Last offered: Autumn 2017 | UG Reqs: THINK, WAY-CE, WAY-ED

THINK 66: Design that Understands Us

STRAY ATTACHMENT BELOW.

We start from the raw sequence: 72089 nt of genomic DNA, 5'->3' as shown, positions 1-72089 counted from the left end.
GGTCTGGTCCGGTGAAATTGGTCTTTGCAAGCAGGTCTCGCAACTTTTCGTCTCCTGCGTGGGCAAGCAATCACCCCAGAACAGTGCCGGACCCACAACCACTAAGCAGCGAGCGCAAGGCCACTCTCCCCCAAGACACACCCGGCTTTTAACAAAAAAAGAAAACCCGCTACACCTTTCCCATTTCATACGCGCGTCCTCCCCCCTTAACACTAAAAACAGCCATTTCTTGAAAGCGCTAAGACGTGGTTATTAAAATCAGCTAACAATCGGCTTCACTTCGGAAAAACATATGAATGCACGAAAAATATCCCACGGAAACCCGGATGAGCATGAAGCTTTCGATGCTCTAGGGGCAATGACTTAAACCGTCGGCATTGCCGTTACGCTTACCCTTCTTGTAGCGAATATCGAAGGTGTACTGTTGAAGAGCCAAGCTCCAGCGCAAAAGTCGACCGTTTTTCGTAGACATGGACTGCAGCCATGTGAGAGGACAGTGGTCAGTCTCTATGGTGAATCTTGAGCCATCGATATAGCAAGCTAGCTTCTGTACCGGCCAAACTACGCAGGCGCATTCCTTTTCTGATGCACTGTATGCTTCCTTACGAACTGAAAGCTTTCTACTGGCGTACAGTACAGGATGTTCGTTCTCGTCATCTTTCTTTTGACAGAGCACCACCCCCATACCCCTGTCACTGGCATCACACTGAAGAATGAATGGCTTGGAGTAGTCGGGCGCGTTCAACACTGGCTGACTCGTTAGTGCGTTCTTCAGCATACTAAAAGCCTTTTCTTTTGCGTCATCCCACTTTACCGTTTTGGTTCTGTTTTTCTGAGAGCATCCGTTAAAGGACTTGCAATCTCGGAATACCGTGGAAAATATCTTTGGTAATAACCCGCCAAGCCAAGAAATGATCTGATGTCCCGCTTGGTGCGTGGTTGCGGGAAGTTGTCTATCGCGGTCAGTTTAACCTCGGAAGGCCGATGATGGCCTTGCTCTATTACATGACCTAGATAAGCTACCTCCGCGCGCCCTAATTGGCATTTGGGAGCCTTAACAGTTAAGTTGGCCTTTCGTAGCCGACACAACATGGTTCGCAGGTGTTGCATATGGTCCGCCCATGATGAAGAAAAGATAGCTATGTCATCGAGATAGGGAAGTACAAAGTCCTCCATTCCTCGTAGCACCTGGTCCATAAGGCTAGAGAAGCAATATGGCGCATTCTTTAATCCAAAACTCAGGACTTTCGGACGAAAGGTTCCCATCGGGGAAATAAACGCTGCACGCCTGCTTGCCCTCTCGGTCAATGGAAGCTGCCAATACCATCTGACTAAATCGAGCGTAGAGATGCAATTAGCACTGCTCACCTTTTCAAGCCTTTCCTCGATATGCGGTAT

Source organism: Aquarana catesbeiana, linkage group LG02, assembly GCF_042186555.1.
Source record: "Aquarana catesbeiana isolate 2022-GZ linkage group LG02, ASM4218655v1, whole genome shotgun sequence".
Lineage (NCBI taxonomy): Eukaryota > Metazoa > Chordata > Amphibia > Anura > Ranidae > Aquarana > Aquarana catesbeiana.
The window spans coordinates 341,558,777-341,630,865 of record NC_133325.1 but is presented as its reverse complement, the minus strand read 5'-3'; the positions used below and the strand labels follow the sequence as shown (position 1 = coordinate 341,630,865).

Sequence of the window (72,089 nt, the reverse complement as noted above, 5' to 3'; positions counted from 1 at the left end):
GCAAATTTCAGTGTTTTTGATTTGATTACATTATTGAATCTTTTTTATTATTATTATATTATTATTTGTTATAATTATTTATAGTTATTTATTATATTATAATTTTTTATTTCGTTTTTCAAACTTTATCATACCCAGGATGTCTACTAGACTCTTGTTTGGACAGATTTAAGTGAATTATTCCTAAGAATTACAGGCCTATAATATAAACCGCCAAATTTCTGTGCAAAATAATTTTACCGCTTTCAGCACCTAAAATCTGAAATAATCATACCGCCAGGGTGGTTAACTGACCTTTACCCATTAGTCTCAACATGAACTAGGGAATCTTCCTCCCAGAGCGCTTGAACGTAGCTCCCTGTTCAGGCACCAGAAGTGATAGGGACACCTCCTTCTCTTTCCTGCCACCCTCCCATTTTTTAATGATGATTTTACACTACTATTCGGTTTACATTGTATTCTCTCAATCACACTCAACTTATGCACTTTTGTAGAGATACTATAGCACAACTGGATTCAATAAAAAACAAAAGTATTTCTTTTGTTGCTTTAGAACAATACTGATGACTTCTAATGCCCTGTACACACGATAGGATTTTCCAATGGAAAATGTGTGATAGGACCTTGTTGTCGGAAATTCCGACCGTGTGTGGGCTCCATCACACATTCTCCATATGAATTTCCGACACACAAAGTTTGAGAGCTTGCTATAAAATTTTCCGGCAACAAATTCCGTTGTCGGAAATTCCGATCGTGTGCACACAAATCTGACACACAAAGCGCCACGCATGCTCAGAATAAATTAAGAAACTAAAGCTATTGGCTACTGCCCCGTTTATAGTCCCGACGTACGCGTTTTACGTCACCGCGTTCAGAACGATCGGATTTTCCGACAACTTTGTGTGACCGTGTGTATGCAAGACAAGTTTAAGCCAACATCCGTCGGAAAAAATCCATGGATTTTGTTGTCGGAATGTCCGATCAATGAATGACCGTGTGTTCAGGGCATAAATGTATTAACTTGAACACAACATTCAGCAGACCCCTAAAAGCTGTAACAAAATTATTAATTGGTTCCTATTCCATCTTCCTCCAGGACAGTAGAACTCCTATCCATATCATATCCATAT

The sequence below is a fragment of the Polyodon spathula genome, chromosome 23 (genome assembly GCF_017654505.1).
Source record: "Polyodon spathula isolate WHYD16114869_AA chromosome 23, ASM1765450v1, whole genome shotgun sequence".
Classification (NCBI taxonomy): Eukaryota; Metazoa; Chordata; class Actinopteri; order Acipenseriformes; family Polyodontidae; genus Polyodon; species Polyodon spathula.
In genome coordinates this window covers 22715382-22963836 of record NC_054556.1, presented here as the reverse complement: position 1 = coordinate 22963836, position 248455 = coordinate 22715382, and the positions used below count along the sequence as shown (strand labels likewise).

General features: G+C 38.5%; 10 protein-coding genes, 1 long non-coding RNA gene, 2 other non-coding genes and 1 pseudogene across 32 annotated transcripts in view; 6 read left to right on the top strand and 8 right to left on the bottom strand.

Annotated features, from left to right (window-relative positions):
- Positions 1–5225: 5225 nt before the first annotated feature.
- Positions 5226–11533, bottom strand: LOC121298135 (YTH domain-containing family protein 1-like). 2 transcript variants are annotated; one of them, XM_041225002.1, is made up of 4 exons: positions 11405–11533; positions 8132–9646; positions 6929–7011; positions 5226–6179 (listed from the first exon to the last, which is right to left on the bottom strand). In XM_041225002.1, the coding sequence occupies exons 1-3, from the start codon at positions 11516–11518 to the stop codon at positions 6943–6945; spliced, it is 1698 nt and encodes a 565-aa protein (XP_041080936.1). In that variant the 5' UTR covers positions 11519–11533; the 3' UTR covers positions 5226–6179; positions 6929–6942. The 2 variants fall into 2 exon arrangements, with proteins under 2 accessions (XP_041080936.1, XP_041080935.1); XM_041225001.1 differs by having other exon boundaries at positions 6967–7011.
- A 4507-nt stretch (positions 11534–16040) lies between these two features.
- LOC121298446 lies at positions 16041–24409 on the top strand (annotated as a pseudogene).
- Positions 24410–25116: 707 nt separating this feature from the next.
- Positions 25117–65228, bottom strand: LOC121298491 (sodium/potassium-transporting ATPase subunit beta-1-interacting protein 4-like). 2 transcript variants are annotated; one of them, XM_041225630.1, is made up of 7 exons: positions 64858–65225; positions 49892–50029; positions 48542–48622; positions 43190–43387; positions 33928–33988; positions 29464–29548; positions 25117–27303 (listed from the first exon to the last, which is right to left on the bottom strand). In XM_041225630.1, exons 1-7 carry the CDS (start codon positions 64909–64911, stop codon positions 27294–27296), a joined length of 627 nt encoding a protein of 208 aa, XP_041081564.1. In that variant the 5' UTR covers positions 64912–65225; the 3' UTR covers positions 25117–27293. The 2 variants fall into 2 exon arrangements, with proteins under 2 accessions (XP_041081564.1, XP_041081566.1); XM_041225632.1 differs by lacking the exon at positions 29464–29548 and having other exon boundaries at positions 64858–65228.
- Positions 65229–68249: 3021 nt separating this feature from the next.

We find ourselves in an age of rapidly evolving technology, where the world we inhabit, increasingly, is the world we make. At Stanford, you will find many courses that ask you to make things¿everything from algorithms, products, policies, to artworks. What is rarer is to be given the space to stop and really think about why¿for what and for whom¿we design these things, and whether we should continue to design in ways demanded by commercial and political actors. This critical thinking course examines the nature, purpose, and meaning of design in human life, and asks the fundamental questions of ¿what is design?¿, ¿why do we do it?¿, and ¿how do design, technology, and society shape one another?¿. We will explore design as a series of choices and the ways in which we make these choices. This course will consider different models of design in our world today: from need-based design (as we are often taught) to the fashioning of tools that help us flourish as human beings. You will learn a more »